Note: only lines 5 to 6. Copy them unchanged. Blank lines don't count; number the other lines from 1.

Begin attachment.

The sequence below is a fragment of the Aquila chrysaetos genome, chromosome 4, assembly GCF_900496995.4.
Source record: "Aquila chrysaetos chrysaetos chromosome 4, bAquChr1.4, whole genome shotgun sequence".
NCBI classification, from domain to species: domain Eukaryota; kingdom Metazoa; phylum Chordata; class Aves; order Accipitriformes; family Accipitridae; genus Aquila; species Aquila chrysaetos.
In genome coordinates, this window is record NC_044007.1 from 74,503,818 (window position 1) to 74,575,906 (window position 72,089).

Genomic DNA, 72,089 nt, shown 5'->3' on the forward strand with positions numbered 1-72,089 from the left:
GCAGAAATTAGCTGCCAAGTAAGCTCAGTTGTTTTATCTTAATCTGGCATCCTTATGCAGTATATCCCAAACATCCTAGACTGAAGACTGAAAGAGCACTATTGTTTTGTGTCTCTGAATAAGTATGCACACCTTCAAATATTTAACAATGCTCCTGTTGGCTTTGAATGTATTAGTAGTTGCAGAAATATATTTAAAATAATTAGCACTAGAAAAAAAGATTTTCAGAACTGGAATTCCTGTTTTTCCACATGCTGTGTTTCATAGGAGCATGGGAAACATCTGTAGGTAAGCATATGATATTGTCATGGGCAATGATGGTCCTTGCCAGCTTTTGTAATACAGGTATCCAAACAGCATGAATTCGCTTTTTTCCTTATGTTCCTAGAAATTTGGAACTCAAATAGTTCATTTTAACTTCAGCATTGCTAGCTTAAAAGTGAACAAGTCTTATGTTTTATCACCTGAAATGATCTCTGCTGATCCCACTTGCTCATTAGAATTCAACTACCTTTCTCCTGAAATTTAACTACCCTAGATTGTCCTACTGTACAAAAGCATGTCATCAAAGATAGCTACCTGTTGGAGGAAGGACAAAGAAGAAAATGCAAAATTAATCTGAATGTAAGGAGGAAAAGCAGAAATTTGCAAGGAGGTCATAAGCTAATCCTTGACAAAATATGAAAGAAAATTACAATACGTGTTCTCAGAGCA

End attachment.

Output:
Genomic DNA, 72,089 nt, shown 5'->3' on the forward strand with positions numbered 1-72,089 from the left:
GCAGAAATTAGCTGCCAAGTAAGCTCAGTTGTTTTATCTTAATCTGGCATCCTTATGCAGTATATCCCAAACATCCTAGACTGAAGACTGAAAGAGCACTATTGTTTTGTGTCTCTGAATAAGTATGCACACCTTCAAATATTTAACAATGCTCCTGTTGGCTTTGAATGTATTAGTAGTTGCAGAAATATATTTAAAATAATTAGCACTAGAAAAAAAGATTTTCAGAACTGGAATTCCTGTTTTTCCACATGCTGTGTTTCATAGGAGCATGGGAAACATCTGTAGGTAAGCATATGATATTGTCATGGGCAATGATGGTCCTTGCCAGCTTTTGTAATACAGGTATCCAAACAGCATGAATTCGCTTTTTTCCTTATGTTCCTAGAAATTTGGAACTCAAATAGTTCATTTTAACTTCAGCATTGCTAGCTTAAAAGTGAACAAGTCTTATGTTTTATCACCTGAAATGATCTCTGCTGATCCCACTTGCTCATTAGAATTCAACTACCTTTCTCCTGAAATTTAACTACCCTAGATTGTCCTACTGTACAAAAGCATGTCATCAAAGATAGCTACCTGTTGGAGGAAGGACAAAGAAGAAAATGCAAAATTAATCTGAATGTAAGGAGGAAAAGCAGAAATTTGCAAGGAGGTCATAAGCTAATCCTTGACAAAATATGAAAGAAAATTACAATACGTGTTCTCAGAGCA